Certain unique touches — like gingery, piquant slaw and curry sauces — were pleasantly unexpected and set this place apart from other area seafood restaurants I’ve visited with fried shrimp platters or overpriced fish or crab du jour dishes, where you’re paying for the “Maryland experience.” I’d rather you just feed me some fresh, good food, please.
Skipper’s rated a high five with HTT — well-worth the drive out. I could see this being a must-do when the weather turns warm again and we’re in need of some briny oysters and a couple value-priced cocktails.
But wait, we’re not finished yet.
Cruising out of Deale further south to Calvert County, we drove up to a small seaside “resort” of North Beach. With little cottages and a strip of retail shops peddling antiques, coffee, ice cream and the like, it seemed like a sleepy little bayside town that time forgot.
Chilly and in need of a pit stop, we popped into the aptly-named Sweet Sue’s for coffee and a treat. Somehow Scott and I wound up sharing this behemoth of an eclair:
This thing was larger than a six-inch sub. HUGE. And pretty luscious.
To cap the day off, on our drive home we hit the Wegmans that recently opened in Lanham, Md. It’s a super-sized grocery store chain based in Rochester, N.Y. Their main attractions are their ready-made prepared foods — everything from pizza and lasagna to Indian and dim sum — and the market-style counters for meats, breads and cheeses. I was a little overwhelmed, but that didn’t stop us from stocking up on some sourdough loaves and some tasty Spanish goat’s milk cheese and Gouda.
As if we needed more food.
But that’s never really the point, is it? To friends, food, and exploring new places!
What kinds of things will you enjoy this holiday season? Here’s a rundown of what I expect we’ll partake of this Christmas and New Year’s:
1 ) Some form of sugar cake. You may recall I’ve waxed poetic on the Moravian sugar cake I grew up enjoying as a child of the N.C. Piedmont area. Winkler’s Bakery in Old Salem is the place to get the sugar cake - it’s like a coffee cake-style deal - cinnamon and sugar and all those good things. I have the recipe, but will I really work with rising yeast and stuff early on Christmas morn? That, my friend, is TBD. This little elf may want to sleep in. Mother Dear says she has a simple recipe for something similar, so we shall see.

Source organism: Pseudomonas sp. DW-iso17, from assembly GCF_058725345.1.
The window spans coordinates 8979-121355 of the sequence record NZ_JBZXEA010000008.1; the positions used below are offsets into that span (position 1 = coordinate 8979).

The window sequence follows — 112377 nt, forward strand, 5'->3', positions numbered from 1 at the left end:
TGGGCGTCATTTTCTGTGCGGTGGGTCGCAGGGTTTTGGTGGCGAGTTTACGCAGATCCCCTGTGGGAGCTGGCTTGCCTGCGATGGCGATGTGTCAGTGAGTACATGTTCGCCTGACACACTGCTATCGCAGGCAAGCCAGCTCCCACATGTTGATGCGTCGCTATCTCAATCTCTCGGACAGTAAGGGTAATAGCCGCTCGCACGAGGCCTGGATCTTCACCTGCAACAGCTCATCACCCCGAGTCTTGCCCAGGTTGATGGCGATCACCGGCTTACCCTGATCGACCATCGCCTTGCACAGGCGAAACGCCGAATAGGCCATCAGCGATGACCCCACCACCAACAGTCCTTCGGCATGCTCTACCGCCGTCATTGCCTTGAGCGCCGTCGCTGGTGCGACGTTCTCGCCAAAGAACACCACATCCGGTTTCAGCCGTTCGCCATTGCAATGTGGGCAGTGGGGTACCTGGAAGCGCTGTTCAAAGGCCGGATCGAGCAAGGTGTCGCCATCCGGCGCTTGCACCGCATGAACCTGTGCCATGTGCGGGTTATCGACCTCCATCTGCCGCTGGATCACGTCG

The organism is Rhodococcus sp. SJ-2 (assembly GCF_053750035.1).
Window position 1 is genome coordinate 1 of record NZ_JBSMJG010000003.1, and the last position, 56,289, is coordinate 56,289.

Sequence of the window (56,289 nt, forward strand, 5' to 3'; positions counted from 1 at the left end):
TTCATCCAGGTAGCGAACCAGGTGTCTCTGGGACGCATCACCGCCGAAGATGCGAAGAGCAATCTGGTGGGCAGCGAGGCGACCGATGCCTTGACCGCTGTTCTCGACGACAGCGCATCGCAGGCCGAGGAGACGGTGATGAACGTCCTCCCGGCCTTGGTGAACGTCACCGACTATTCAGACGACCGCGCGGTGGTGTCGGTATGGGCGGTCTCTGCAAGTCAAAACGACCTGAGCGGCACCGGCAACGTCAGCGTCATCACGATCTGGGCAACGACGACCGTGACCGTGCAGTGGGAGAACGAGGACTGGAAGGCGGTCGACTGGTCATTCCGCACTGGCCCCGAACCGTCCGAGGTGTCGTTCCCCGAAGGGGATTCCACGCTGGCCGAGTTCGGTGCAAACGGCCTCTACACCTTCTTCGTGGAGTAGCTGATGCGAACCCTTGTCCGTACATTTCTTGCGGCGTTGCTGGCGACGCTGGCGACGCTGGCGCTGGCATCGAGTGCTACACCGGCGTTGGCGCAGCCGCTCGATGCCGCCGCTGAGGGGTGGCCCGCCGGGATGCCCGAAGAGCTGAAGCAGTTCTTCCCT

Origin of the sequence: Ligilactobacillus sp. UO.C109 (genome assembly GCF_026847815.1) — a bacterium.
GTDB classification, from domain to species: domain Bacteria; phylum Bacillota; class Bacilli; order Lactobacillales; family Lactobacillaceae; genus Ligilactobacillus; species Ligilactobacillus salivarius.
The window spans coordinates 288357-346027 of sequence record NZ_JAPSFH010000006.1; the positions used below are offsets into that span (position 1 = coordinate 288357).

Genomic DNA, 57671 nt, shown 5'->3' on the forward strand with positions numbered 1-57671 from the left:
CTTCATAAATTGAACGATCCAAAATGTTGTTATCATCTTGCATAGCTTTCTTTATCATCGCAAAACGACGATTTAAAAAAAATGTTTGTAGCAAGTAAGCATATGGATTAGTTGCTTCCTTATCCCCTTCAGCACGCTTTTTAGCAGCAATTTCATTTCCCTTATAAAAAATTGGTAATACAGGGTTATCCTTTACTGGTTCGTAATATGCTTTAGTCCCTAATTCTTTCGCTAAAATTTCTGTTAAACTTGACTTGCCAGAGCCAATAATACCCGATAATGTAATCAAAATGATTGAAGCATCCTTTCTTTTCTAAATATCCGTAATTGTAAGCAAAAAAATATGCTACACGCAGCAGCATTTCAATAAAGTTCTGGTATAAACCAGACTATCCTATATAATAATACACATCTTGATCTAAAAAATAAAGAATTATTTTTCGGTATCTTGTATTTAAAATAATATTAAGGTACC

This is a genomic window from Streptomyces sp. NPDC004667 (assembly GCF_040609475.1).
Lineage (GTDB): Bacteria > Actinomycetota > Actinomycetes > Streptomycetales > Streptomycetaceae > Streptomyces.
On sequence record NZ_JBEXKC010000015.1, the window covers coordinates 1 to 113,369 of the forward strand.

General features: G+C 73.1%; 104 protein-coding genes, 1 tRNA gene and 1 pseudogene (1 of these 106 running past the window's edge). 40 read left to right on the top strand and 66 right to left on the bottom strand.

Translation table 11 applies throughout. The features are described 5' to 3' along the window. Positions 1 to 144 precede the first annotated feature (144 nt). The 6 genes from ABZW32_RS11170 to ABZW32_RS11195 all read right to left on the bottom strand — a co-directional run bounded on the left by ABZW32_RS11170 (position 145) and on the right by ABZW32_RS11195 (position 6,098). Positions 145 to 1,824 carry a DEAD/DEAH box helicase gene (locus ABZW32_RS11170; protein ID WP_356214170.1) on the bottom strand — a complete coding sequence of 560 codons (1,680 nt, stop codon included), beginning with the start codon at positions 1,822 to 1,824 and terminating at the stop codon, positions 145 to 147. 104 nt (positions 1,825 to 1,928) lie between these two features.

2) Seafood! Mom’s promising her amazing Carolina Rice & Shrimp dish, and we’re headed for Charleston, S.C. to ring in the New Year. Shrimp, I am coming for YOU.
3) A pig roast! Scott’s aunt and uncle have held a traditional New Year’s pig roast for several years down in Mount Pleasant, S.C. and this year, they’re bringing a big fat hog from Tennessee. In years past, a certain comedian/talk show host by the name of Colbert, a Lowcountry boy, has attended.
4) Gingerbread. What can I say? I’m stuffing my own stocking this year with an Amish-made Gingerbread Man from the Dutch County Market. He was too cute to pass up.
5) Beef & Potatoes - it’s what’s for dinner. Mom’s promised to make some tasty London Broil to pair with the Potato Gratin and Rosemary Crust from this month’s Southern Living. I chose that as our food to make together. I can’t wait to cook in my mom’s big spacious kitchen. This teensy apt. cooking is for the birds.
I hope that whatever you eat this holiday season, you enjoy it with wonderful friends, family, and those you love. Travel safe, and stay warm and cozy wherever you are!